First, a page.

White Sox fall to Tigers, but Magglio Ordonez likes where they’re headed

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Former outfielder Magglio Ordonez strolled to the mound Saturday looking as fit and ready for a major-league game as he did in 2000, when he was a rising star with ‘‘The Kids Can Play’’ White Sox.

‘‘I do CrossFit,’’ Ordonez, 44, said with his familiar, beaming smile.

Ordonez has jumped into — and left — Venezuelan politics and purchased a Venezuelan baseball team during his time away from the game.

He was back in Chicago to throw out a ceremonial first pitch before the Sox’ 6-1 loss to the Tigers on a cold day at Guaranteed Rate Field.

It was Ordonez’s first trip to Chicago since he retired after the 2011 season. He spent eight seasons with the Sox (1997-2004) and finished his career as a six-time All-Star and three-time Silver Slugger. He was the runner-up in voting for American League most valuable player in 2007 with the Tigers.

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‘‘I’m from this house,’’ said Ordonez, who lives in Miami and Venezuela. ‘‘I grew up here. This is the organization that gave me an opportunity to play in the big leagues. I always love this city and people.’’

Ordonez was a fitting guest for the rebuilding Sox, having gone through his own version of a rebuild in the late 1990s and early 2000s. Those teams featured future World Series heroes Mark Buehrle, Jon Garland and Paul Konerko.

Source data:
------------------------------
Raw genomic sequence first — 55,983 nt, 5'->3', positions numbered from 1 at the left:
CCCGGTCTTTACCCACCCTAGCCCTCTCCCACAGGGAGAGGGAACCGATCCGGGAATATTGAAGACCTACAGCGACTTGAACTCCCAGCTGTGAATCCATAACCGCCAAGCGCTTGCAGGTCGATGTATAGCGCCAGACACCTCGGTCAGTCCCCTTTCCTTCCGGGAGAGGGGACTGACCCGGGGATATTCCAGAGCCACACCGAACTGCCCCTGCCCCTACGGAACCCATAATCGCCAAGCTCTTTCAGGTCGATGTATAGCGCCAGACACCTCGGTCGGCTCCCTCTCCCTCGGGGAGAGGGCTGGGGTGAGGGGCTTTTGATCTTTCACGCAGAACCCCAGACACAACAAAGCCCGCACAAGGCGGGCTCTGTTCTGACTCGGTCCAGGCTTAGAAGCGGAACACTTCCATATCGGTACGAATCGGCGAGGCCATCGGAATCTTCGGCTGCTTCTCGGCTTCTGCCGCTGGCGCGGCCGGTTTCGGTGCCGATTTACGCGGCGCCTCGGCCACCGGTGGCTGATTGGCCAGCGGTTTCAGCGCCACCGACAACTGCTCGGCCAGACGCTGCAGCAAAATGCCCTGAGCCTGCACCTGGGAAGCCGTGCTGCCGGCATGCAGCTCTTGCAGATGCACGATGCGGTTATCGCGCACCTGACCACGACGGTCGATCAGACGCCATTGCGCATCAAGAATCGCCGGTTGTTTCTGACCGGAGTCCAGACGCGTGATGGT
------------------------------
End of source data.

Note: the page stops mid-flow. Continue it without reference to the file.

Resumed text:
Ordonez left the offseason before the Sox reached the World Series in 2005, but he knows a thing or two about enduring losing seasons to get there.

‘‘When you sign good players, you have a good system,’’ he said. ‘‘It clicks like that. When you have a good foundation, it happens quick.’’

The Sox are hoping for a similar ‘‘click’’ in the next couple of years. But there have been and will be growing pains along the way, as evidenced by their loss Saturday.

Right-hander Lucas Giolito (0-1) was an out away from a quality start before allowing a two-run double to Dixon Machado that gave the Tigers a 5-0 lead in the sixth. He yielded five runs, four hits and three walks and hit three batters in 5 2/3 innings.

Giolito didn’t blame the 32-degree weather for his poor outing.

‘‘Early in the year, you have some cold weather to deal with,’’ he said. ‘‘That didn’t really affect anything today. I just didn’t pitch well.’’

The Sox’ offense, which previously had no trouble hitting or scoring in the cold, struggled to produce. The Sox loaded the bases with no outs in the second and didn’t score. They put two more runners on in the third and didn’t score.

‘‘We put together some good at-bats and kind of fell a little short,’’ shortstop Tim Anderson said.

Avisail Garcia drove in the Sox’ lone run on a sacrifice fly in the seventh.

While the Sox’ first series at home hasn’t been pretty, Ordonez said he is optimistic about the rebuild.

‘‘You have to give a chance to the young players,’’ Ordonez said. ‘‘I know the White Sox have good players and a lot of talent. Hopefully they do good. They did it when I got here.’’

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